The following analysis of how this weekend’s attacks against Saudi Arabia’s largest oil facility will affect oilprices is offered by Chris Weafer, Senior Partner, Macro-Advisory Ltd., Moscow Though the Saudi attack spikes oilprices temporarily, it is unlikely to affect prices long term.
The attacks against Saudi Arabia’s largest oil facility inevitably spikes oilprices when the market reopens after the weekend break. But, as has been seen many times in the past, such actions rarely keep the price of Brent high for very long. How long will depend on how long it takes Aramco to restore production and whether there is any follow up actions.
Russia will make more money for a while. Meantime, the price spike will boost Russia’s oil exports and oil tax revenue. Every extra $1 on the oil price means $7.5 mln extra in export revenues every day, and 75% of that (at this high price) will go to the budget. It will also provide support immediately for the ruble. But, for how long and by how much will depend on the Saudis. History suggests the boost will be short-lived.
Without a terrorism risk premium, Brent may stay closer to $60 p/bbl. Prior to the weekend attack, the price of Brent crude has been trading in the high $50s to mid $60s p/bbl for several weeks as traders wait for a more definite signal of what may be the greater influence on the oil market through the coming winter and into next year. Through August, the price dropped by 9%, from just over $65 p/bbl at the start of the month to $59.25 p/bbl. Since then, to September 13th, the price has fluctuated around $60 p/bbl.
The IEA expects a stronger market in 2H. Optimism that Brent may stay above $60 p/bbl, i.e. assuming no more attacks against oil installations, comes from the IEA’s expectation that inventory draws will increase through the 2nd half of this year and that global oil demand will increase by 1.3 mln bbl/d near year. The backdrop support comes from a belief that Saudi Arabia will do whatever is necessary to keep the oil price from collapsing as it needs the money to support the budget and to create a favorable backdrop for the planned Aramco IPO.
How long will Saudi support the oil price? However, the more production it cuts, the higher the average oil price it needs and there maybe a limit to how much it is willing to do to support the US oil production surge. This, plus the fact that expected US production growth in 2020 alone covers the IEA’s expected growth in global demand that year, and fears that the departure of the very hawkish John Bolton as Trumps security advisor, could see a rapprochement between Washington and Tehran and the return of at least some Iranian oil. However, that was before the weekend attack, for which the US blames the Iranians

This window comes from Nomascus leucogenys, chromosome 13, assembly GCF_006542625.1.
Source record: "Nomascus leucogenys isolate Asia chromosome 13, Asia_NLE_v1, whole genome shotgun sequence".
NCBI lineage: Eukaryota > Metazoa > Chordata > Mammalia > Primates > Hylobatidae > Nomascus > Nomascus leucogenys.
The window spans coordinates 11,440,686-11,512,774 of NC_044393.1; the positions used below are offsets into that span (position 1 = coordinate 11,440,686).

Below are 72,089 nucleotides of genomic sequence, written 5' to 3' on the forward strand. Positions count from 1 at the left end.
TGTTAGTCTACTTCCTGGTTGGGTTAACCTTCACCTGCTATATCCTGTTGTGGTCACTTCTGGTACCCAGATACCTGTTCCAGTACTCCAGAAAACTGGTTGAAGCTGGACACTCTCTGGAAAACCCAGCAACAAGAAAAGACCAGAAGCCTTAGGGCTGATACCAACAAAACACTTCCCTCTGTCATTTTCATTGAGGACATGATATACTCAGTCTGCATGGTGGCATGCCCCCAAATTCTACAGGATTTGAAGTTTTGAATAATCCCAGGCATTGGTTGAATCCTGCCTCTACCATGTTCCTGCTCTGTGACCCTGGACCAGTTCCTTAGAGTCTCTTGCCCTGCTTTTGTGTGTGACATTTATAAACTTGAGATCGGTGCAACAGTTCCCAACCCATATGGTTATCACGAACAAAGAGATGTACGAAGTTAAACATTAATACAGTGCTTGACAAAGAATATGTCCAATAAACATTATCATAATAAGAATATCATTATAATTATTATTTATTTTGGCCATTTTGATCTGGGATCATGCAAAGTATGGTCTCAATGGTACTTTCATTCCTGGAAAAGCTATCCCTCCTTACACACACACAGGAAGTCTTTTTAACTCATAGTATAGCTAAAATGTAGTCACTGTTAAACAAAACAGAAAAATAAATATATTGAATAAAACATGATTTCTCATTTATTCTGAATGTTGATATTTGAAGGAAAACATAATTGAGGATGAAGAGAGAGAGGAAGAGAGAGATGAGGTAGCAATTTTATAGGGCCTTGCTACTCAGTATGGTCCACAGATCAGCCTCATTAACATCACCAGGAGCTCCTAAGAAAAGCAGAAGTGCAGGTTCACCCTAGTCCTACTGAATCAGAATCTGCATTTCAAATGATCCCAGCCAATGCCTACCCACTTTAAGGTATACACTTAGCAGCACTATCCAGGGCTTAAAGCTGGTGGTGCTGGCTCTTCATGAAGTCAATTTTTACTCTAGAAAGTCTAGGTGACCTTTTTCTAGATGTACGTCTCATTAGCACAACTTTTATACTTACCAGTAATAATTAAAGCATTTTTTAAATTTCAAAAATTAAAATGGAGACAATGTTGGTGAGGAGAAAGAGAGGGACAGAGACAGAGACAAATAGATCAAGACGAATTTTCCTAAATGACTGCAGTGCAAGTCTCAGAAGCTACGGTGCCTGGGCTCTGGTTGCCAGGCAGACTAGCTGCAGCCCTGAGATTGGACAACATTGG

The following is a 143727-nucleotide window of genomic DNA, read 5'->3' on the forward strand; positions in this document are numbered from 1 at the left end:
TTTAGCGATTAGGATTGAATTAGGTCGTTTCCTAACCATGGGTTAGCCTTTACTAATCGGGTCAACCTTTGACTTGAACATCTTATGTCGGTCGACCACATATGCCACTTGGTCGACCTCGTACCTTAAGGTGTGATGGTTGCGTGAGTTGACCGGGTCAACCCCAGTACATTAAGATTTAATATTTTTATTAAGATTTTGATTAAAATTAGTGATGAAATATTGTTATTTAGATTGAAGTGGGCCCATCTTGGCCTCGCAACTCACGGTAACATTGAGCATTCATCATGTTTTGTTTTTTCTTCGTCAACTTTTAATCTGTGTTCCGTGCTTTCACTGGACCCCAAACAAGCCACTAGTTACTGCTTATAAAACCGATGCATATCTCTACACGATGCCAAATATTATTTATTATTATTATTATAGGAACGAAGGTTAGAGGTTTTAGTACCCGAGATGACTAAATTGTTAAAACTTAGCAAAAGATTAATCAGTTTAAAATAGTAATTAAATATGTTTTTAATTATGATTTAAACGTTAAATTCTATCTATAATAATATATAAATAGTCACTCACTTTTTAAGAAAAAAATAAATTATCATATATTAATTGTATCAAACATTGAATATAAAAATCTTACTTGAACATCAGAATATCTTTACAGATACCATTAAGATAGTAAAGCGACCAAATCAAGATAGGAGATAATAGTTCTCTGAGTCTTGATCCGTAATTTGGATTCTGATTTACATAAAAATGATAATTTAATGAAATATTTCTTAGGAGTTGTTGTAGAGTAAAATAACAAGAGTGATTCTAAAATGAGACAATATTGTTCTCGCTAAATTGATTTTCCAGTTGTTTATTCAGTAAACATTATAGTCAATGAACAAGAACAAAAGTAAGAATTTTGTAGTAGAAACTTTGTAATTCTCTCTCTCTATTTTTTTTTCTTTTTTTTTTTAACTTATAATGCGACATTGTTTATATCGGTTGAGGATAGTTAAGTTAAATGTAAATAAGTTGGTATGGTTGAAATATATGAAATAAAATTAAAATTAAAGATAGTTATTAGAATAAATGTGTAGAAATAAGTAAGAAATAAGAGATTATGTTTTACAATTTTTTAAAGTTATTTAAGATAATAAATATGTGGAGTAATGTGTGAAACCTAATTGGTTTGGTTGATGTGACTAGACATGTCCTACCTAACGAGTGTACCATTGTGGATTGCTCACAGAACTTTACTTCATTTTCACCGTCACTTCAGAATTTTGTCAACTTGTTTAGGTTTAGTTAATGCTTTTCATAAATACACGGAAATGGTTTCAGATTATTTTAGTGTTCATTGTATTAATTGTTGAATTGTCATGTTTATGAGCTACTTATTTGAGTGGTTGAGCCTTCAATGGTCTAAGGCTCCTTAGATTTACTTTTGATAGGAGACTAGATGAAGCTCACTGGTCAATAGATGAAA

Moscow is in a comfortable position. Moscow is in a relatively comfortable position as the budget will breakeven at $49 p/bbl this year and the government has said it is willing to see a lower ruble exchange rate to compensate for any oil price weakness, something that the Saudis and other Gulf states are unable, or unwilling, to do.
The reasons to hope that Brent will stay above $60 p/bbl:
First, there is the threat of more attacks against oil installations across the Gulf.
Although the US-China trade war threat blows hot and cold with annoying frequency, the IEA is sticking with its 2020 demand growth forecast of 1.3 mln barrels per day (average), up from the 1.2 mln bbl/d rise recorded in 2018 and the 1.1 mln bbl/d growth expected this year. The key drivers of that growth are expected to be China (+0.5 mln bbl/d), Other Asia (+0.5 mln) and a 0.4 mln bbl/d growth in OECD economies